The 2011 Vicksburg National Military Park Quarter represented the fourth release of the America the Beautiful Quarters series for 2011 and the ninth release for the series overall. The site was selected to represent the state of Mississippi.
The Vicksburg Quarter features a surprising depiction of the U.S.S. Cairo on the Yazoo River. Rather than depicting a present day scene from the park or one of the many monuments present, the striking image of the ironclad gunboat is shown as it would have been seen when it was used by the Union Navy during the Civil War. The image was designed by Thomas Cleveland and sculpted by Joseph Menna.
On the coin’s obverse is the the portrait of George Washington that used for all issues of the series. It was originally designed for the 1932 Washington Quarter, and used either in original or modified format for all circulating quarter dollars issued since.
The circulation release date for the Vicksburg National Military Park Quarter was August 29, 2011. The coins were distributed to the channels of circulation by Federal Reserve Banks and available within various numismatic products offered by the United States Mint. Finally, a five ounce silver bullion version was distributed through the US Mint’s network of authorized purchasers.
The circulation mintage for the Vicksburg Quarter reached a total of 64,200,000. This was broken down between 30,800,000 coins struck at Philadelphia and 33,400,000 coins struck at Denver.
About Vicksburg National Military Park
The Vicksburg National Military Park was established by Congress on February 21, 1899 to commemorative the siege and defense of Vicksburg. The park now includes 1,325 historic monuments and markers, 144 enplaced cannons, a restored Union gunboat, and 20 miles of reconstructed trenches. The park also includes the Vicksburg National Cemetery, which was established by Congress years earlier.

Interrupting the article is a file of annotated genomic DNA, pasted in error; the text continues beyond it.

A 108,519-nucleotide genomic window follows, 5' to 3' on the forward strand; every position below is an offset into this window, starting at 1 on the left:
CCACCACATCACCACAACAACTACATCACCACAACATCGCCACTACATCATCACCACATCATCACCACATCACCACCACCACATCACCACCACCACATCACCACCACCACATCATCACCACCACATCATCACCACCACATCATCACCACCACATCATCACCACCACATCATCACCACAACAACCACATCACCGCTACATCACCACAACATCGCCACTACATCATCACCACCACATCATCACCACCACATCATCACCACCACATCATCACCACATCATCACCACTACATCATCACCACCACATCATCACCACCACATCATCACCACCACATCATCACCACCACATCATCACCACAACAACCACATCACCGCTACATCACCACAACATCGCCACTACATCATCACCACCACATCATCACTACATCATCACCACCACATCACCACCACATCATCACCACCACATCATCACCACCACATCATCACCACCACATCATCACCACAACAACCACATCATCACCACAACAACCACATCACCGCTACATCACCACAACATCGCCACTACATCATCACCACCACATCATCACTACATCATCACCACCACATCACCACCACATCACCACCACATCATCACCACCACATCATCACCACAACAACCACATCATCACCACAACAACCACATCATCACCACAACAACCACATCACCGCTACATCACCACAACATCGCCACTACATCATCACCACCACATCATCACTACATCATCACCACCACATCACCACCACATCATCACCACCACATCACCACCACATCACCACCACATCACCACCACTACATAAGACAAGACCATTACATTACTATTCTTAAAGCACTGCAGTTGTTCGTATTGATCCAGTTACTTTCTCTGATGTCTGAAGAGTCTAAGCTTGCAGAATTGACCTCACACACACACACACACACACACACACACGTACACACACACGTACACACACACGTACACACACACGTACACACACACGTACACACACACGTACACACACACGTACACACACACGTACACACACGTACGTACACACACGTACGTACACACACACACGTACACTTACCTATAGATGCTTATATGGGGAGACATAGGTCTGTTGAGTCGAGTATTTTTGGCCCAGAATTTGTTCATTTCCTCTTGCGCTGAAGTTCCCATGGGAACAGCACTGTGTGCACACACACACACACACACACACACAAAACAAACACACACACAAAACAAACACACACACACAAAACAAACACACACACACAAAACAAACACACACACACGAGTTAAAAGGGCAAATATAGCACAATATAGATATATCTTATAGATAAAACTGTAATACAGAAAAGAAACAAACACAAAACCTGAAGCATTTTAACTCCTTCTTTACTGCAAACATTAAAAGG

In the early wars of this country, it was often hard for the military to see that those who died in battle were given the honor and proper burial that they deserved. Especially in the Civil War, soldiers were usually hastily buried in the ground near the spot where they died. If it was possible, their fellow soldiers would try to mark the spot with stones or with wood that had been etched with their name.
In 1866, Congress agreed to declare one hundred and sixteen acres near Vicksburg Mississippi as a National Cemetery, and efforts got under way to exhume and recover the remains of those Union soldiers that had died in the Southeast during the Civil War.
Vicksburg is currently the largest National Cemetery in the country, and holds the remains of over 17,000 soldiers. Over seventy five percent of the graves at Vicksburg contain the remains of unidentified soldiers.
Vicksburg National Park Quarter Launch Ceremony
On August 30, 2011, United States Mint and National Park Service officials held a launch ceremony for the Vicksburg National Military Park Quarter. This was the ninth such release ceremony held during the course of the program.
Al Runnels, United States Mint Chief of Staff, was joined by Park Superintendent Michael Madell, Cultural Heritage Program Manager Sarah McCullough, and WLBT TV-3 reporter Walt Grayson for the public ceremony. Runnels said, “Today’s launch starts the journey of the Vicksburg National Military Park quarters as they pass from American hand to American hand, connecting America through coins.”
Following the ceremony, attendees were allowed to purchase rolls of the newly issued quarters at face value. Children aged 18 or younger were given a free quarter to commemorate the event.
On the previous evening the United States Mint had hosted a coin collector forum to discuss coin initiatives and programs.